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Discussion Starter · #1 ·
So question on winterizing boats. I've read all sorts of stuff. What do you to winterize the boat? I'm clearly a noob.

I've read to fog. I've read don't worry about it. I've read to make sure no water is in the foot.

What do you do?
 

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Inboard?
Outboard?

I always fogged mine. Many I/O setups will have drain plugs located in the heads, case and intake track. These should come out. You also need to be sure you've drained all water from the outboard.

If you are not sure, best to have a shop do it for you. Cracked blocks or heads are expensive and not worth the risk. Some shops or service centers say to change the oil but I always waited until spring to do that. I guess if you've gotten condensation or water in the oil you wouldn't want that sitting in the pan all winter turning to sludge.

Even when I winterized mine I'd pay for an indoor storage unit to keep it in. Heated garage is best but not always an option.

I never had mine wrapped but the snow can play hell on any cover so also consider that option.

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I've never fogged it. I just lower the foot, open block drain, exhaust drain and empty it out. I then replace drains, yank off a coolant line, then pour a little antifreeze into the hose, and the neck where the hose came off of. I pull the battery and stick it on a trickle charger in the garage. Throw on the cover and its "stored".

It always fires right up next year after replacing battery.


-DallanC
 

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on my 150hp outboard, I simply lower the motor and allow the water to drain, which is a requirement at all boat ramps anyway. All done.


I use ethanol free fuel only.
I also add some Seafoam fuel cleaner on the last trip and allow it to run through to clean injectors, etc.

I remove the 3 batteries and keep them in the basement / garage, and keep them charged. This year will be different -- as soon as we move into the new house, I'll just get the boat parked in the garage, and plug the batteries into their chargers.

I'll also have normal maintenance done: oil / filter change, fuel filter, lower unit gear lube, etc...


Break
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Discussion Starter · #5 ·
It's a 200 hp outboard with a 12 hp kicker.

Drained the foot and checked the oil. I'll charged the batteries and will cover. I'm trying to figure out how to rig the cover so cats can't get into it. There's cats where I'm storing it.
 

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mothballs?

I've never had cats get into my boat - or, at least they've never left evidence of being under the cover. I do see tracks occasionally on the cover.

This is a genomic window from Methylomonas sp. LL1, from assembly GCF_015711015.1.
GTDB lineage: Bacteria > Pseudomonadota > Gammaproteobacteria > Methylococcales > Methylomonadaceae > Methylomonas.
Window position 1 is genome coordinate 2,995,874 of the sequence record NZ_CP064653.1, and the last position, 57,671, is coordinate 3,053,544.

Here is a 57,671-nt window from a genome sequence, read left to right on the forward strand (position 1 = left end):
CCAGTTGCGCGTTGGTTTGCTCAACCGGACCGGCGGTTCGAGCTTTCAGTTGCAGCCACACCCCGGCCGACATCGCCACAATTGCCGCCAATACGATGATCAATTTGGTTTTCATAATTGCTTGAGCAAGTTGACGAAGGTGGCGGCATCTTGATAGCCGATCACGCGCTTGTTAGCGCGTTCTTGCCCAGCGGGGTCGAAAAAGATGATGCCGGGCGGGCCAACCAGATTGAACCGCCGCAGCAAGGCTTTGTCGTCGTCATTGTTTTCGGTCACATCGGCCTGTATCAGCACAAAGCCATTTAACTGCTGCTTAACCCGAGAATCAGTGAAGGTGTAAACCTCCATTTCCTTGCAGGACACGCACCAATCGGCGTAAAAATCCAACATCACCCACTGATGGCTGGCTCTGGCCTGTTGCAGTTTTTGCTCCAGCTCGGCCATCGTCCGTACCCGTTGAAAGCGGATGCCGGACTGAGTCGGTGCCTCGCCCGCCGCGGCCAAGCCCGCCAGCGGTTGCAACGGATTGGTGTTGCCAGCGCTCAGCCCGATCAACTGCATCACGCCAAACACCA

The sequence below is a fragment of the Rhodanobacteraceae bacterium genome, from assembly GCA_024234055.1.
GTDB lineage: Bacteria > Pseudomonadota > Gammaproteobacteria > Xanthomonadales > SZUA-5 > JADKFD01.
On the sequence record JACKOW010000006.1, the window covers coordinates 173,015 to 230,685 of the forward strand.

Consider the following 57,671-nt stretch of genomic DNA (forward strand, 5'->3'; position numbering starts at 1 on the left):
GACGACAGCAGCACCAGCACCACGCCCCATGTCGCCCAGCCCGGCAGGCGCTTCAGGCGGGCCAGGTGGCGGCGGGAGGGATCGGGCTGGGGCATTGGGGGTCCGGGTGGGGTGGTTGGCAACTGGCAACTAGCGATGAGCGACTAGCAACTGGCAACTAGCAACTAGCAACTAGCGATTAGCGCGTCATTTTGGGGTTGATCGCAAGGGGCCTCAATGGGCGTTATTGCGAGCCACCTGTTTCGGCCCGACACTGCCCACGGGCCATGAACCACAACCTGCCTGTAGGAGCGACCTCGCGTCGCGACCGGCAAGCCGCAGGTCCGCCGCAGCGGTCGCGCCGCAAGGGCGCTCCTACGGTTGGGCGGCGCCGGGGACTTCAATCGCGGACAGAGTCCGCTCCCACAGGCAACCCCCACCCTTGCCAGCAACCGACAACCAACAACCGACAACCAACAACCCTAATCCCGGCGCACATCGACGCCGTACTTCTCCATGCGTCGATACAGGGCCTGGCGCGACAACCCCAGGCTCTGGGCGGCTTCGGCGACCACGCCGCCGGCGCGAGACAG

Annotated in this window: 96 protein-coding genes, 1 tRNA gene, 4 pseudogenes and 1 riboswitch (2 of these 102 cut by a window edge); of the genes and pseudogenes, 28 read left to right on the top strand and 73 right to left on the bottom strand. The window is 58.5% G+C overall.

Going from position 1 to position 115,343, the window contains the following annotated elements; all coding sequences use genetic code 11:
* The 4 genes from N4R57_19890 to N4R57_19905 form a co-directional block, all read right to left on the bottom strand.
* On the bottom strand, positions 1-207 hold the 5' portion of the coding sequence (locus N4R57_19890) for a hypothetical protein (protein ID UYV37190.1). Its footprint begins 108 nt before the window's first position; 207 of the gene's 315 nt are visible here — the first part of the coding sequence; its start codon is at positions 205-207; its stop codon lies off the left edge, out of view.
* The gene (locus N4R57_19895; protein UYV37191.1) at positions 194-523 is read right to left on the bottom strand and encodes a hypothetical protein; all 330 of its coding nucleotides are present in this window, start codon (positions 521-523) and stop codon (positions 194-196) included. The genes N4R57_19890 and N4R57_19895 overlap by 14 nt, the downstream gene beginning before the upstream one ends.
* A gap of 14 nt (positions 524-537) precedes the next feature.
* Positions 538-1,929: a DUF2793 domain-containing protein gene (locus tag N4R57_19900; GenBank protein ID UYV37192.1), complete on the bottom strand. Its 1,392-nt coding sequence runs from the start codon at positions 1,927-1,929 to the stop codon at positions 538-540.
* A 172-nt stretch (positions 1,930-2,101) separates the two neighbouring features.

I'd prefer the cats to rodents.

I'm more worried about raccoons.
 

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Discussion Starter · #7 ·
Cats and *****- same issue. Trying to figure out what i can put on the back to block the small open space where the motors are to the main part of the boat.
 

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***** I could see but not cats. Unless you got mice in there, then cats may follow....

Cats are inherently lazy so wiggling up under a tightly tied cover seems unlikely.

You could cut a piece of wood to cover said opening and use c clamps or something to hold it in place?

Hard to visualize the problem to help formulate a solution.

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An outboard should be stored in the down trim position all the time anyway, but after a couple of days later after the last time on the water, trim (tilt) it up and watch some residual water drain out, then trim back down and you should be good for winter.

I always make sure there is as close to a full tank of fresh fuel with stabilizer in it by the fall in case I don't take it out again.

Don't know what the "foot" is so can't comment on that.
 

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I'd sell it and never worry about all the maintenance again. One of the best things I ever did was selling the "hole in the water" that you keep sinking money into. If that's not an option, I'd take it to the dealer or boat shop and have them do it. Make sure they have a guarantee to back the work!
 

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Discussion Starter · #12 ·
I'd sell it and never worry about all the maintenance again. One of the best things I ever did was selling the "hole in the water" that you keep sinking money into. If that's not an option, I'd take it to the dealer or boat shop and have them do it. Make sure they have a guarantee to back the work!
Don't let my wife read this. Having a boat out here is about the only way to consistently catch fish. Can try to float tube, but that's taking one's life into one's hands and can't cover water.
 
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